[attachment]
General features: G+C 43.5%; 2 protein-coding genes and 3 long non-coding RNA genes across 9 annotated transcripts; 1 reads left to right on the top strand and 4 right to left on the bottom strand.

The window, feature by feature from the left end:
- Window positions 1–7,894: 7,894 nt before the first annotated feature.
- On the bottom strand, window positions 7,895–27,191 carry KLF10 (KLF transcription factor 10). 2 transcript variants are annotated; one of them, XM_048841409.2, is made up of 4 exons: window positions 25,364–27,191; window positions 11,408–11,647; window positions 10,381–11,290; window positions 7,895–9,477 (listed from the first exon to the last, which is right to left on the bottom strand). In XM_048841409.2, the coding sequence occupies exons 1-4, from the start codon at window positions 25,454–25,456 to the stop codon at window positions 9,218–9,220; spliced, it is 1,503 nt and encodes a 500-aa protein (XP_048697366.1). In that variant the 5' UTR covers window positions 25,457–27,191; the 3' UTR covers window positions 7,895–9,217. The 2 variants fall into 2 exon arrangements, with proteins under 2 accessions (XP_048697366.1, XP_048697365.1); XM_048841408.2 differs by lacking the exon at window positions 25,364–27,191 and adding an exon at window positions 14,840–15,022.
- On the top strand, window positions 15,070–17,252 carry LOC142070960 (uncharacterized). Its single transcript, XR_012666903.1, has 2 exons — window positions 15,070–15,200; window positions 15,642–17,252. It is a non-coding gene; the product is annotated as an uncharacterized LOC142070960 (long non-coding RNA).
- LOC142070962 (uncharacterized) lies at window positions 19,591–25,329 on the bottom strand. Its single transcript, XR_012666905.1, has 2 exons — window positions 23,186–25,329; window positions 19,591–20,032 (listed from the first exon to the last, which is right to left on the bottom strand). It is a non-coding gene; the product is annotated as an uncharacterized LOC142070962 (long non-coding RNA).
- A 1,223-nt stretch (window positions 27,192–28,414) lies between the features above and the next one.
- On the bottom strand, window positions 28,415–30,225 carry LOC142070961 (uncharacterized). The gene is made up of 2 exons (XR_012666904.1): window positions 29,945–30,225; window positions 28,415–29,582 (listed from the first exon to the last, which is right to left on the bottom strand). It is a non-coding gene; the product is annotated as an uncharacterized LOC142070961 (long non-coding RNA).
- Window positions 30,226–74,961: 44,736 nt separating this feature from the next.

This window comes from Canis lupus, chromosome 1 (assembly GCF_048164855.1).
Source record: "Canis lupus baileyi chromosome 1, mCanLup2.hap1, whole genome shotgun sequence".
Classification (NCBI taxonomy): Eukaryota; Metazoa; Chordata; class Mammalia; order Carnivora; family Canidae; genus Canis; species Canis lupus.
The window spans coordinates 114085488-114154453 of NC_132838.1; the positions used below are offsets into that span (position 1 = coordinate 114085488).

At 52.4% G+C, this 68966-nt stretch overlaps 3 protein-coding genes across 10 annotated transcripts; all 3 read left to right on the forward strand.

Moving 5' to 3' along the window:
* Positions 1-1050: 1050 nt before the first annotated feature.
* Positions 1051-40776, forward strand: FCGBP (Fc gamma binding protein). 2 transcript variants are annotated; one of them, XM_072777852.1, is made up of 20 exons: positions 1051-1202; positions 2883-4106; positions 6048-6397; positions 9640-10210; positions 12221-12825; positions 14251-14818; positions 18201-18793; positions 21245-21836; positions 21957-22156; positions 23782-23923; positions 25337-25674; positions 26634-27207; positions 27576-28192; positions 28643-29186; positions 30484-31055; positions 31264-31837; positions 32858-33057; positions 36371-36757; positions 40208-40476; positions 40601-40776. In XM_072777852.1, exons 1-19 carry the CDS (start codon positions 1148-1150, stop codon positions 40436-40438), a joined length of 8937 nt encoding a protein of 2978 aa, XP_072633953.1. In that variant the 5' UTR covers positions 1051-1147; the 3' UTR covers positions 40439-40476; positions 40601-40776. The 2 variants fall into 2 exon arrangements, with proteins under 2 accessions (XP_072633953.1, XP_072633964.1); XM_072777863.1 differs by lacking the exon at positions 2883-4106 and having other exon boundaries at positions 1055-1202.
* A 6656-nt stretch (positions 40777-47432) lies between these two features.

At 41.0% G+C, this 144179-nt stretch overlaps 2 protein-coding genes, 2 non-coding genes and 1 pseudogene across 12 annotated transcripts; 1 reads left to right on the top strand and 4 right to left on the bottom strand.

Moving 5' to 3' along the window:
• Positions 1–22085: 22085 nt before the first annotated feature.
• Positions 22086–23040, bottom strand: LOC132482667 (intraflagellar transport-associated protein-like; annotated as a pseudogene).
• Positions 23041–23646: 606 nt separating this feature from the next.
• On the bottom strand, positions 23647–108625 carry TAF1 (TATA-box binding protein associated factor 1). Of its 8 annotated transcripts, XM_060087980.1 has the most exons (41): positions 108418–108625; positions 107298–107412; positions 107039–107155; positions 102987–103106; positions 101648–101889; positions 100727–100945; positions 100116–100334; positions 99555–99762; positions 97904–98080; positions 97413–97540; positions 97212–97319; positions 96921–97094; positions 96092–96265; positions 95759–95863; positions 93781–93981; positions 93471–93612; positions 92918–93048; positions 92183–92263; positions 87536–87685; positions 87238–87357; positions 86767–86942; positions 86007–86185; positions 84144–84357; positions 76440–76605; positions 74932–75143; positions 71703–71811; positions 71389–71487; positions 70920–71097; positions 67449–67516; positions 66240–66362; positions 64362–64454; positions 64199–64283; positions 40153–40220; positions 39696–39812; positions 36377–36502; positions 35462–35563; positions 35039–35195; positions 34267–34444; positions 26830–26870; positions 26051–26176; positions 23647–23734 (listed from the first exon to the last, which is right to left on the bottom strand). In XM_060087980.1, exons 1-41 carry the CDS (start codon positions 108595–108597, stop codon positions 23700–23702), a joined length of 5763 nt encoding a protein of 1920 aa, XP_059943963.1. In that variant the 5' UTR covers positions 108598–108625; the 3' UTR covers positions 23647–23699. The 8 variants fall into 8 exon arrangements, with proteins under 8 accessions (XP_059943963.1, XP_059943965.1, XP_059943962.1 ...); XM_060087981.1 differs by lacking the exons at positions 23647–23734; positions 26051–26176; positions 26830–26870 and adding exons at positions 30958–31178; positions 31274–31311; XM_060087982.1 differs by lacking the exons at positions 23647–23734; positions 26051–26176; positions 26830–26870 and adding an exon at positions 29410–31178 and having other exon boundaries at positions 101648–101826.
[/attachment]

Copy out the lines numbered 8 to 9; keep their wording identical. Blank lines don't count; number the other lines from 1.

- On the bottom strand, window positions 28,415–30,225 carry LOC142070961 (uncharacterized). The gene is made up of 2 exons (XR_012666904.1): window positions 29,945–30,225; window positions 28,415–29,582 (listed from the first exon to the last, which is right to left on the bottom strand). It is a non-coding gene; the product is annotated as an uncharacterized LOC142070961 (long non-coding RNA).
- Window positions 30,226–74,961: 44,736 nt separating this feature from the next.